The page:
Should 2016 be forgot and never brought to mind…
There are, no doubt, a few people who love Donald Trump, hate music, don’t like zoo animals and despise beloved actors and actresses. For the rest of us, 2016 was terrible.
This calls for distractions. We asked Fiction Advocate contributors to tell us which books they read this year that helped them forget, even for fleeting moments, that David Bowie, Alan Rickman, Gwen Ifill, Prince, and America — UPDATE: and George Michael and Carrie Fisher and her mom, Debbie Reynolds — died over the last 12 months.
In what may be the only happy coincidence of the year, the vast majority of the recommendations below come from a few people who have some of the most important things to say about 2016: Continue reading
I began this series with the declaration “Politics sucks.” Boy was I right.
If you’ve been anywhere near the internet lately, you’ve already heard what others have to say about racism, sexism, coastal elite bubbles, millennials, the FBI, voter turnout, minority voter turnout, the real media, the fake news, the electoral college, etc. — basically any and every reason Hillary Clinton did not close the deal on November 8th. In the spirit of this series’ mission to recommend the best coverage, I found the most insightful and comprehensive reaction piece to be this one from Dave Roberts at Vox. For myself, I have largely stayed quiet because, as election day showed, it’s a bad idea to make decisions when you’re scared and angry.
But a series about the 2016 election should include some response to the results. And in the time since those results came in, we’ve seen a lot of evidence for a very unpleasant truth: Continue reading
Watch it with us: Netflix streaming
The trope of the doppelgänger is a perennial favorite in the thriller and horror genres. There’s something fascinating and terrifying about the idea of a total stranger walking around with your face. We think of our bodies as synonymous with our personalities or souls, so the idea of two identical bodies with vastly different souls is fertile ground for horror and suspense. The Scapegoat was adapted by television director Charles Sturridge from a Daphne du Maurier novel that explores the same territory as The Prince and the Pauper: two physically identical men who trade lives and pretend to be each other; only here, the consequences are far more serious.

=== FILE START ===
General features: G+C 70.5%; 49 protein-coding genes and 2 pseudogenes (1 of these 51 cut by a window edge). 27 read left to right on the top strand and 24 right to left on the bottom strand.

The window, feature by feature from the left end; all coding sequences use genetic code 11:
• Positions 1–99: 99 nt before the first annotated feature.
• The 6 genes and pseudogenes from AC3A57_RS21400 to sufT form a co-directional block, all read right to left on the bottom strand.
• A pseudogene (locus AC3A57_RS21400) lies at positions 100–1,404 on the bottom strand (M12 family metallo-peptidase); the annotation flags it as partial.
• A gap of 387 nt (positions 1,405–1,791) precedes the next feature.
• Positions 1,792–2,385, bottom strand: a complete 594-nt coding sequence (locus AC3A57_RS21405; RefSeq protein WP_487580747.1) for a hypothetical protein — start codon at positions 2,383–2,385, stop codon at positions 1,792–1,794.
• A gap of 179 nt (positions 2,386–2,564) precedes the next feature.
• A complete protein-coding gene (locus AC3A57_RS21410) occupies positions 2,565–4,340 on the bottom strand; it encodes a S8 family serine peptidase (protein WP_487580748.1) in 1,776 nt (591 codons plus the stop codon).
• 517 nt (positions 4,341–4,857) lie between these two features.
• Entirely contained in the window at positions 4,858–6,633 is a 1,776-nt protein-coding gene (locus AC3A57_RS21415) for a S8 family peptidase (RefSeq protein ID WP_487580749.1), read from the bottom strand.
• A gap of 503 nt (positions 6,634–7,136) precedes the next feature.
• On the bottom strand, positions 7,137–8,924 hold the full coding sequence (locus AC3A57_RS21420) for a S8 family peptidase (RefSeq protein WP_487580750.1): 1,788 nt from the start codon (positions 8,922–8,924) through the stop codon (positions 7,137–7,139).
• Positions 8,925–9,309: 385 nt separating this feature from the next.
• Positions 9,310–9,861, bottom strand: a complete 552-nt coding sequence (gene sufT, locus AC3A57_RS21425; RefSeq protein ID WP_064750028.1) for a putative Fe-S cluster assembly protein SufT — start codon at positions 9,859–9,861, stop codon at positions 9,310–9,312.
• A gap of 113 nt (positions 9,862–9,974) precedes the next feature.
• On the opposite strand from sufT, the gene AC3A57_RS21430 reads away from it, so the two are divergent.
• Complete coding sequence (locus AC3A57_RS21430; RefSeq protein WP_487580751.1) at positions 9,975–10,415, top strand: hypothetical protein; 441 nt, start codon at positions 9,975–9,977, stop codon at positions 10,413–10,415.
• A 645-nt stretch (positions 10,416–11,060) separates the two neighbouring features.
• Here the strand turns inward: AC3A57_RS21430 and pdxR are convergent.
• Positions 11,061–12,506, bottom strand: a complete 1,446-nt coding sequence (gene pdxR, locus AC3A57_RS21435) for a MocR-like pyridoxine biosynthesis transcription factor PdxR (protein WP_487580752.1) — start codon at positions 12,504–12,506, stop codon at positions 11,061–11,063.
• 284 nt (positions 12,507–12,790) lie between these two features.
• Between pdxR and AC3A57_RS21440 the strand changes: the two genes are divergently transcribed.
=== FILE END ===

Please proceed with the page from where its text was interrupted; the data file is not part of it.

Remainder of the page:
Melissa Broder is a poet, essayist, and the writer behind the Twitter account @sosadtoday. She has written an essay collection of the same name, So Sad Today (Grand Central, 2016), and four books of poetry: Last Sext (Tin House, 2016), Scarecrone (Publishing Genius Press, 2014), Meat Heart (Publishing Genius Press, 2012), and When You Say One Thing But Mean Your Mother (Ampersand Books, 2010). Her first novel, The Pisces, will be published by Hogarth/Crown in 2018. You can read a selection of her poetry here. Broder received her BA from Tufts University and her MFA from City College of New York. By day, she is Director of Media and Special Projects at NewHive. She lives in Venice, California.
EB: How did you begin writing nonfiction? What attracted you to the genre?
MB: When I lived in New York I used to write poetry a lot on the subway. When I moved to Los Angeles three years ago, I started to dictate a lot in the car—stream of consciousness style—and the pieces started getting longer. I think that’s how I started doing these longer, essay-type pieces.
EB: Were the pieces longer just because you were spending more time in the car than on the subway?
MB: Yeah. Exactly. I’m one of those people that’s not good at sitting still or relaxing.
EB: Me too, it’s fine. Continue reading
The Literary Tourist is a column of conversations between literary translators about newly released books in translation. This month Andrea Gregovich interviews poet, editor, and Chinese translator Canaan Morse. Canaan co-founded the literary journal Pathlight: New Chinese Writing as its first poetry editor, won the Susan Sontag Prize for Translation in 2014, and has published translations and book reviews in several international journals, both print and online. The Invisibility Cloak, a captivating experimental novel by Ge Fei, is Canaan’s first translated book.
Andrea Gregovich: The Invisibility Cloak feels unique to me—a Beijing-based freelance designer of custom sound systems for wealthy people takes a sketchy job that goes awry, and trouble ensues. Its narrative is a patchwork of classical music discussion, shop talk about audio components, and the political and philosophical opinions of various characters. Did you detect any literary influences when you were working on this book? Does it fit into any literary trends in China?
Canaan Morse: I’m so glad you asked this question, because my answer is a resounding “No.” While much of the earlier, experimental fiction upon which Ge Fei built his reputation is deeply (and clearly) influenced by American Modernism, his later fiction speaks with a much more individualized voice. This book in particular leaves an aesthetic impression unlike any other; its terse yet suddenly mellifluous narrative style and its embrace of suspense distinguish it clearly from all the English and Chinese literature I’ve read. Continue reading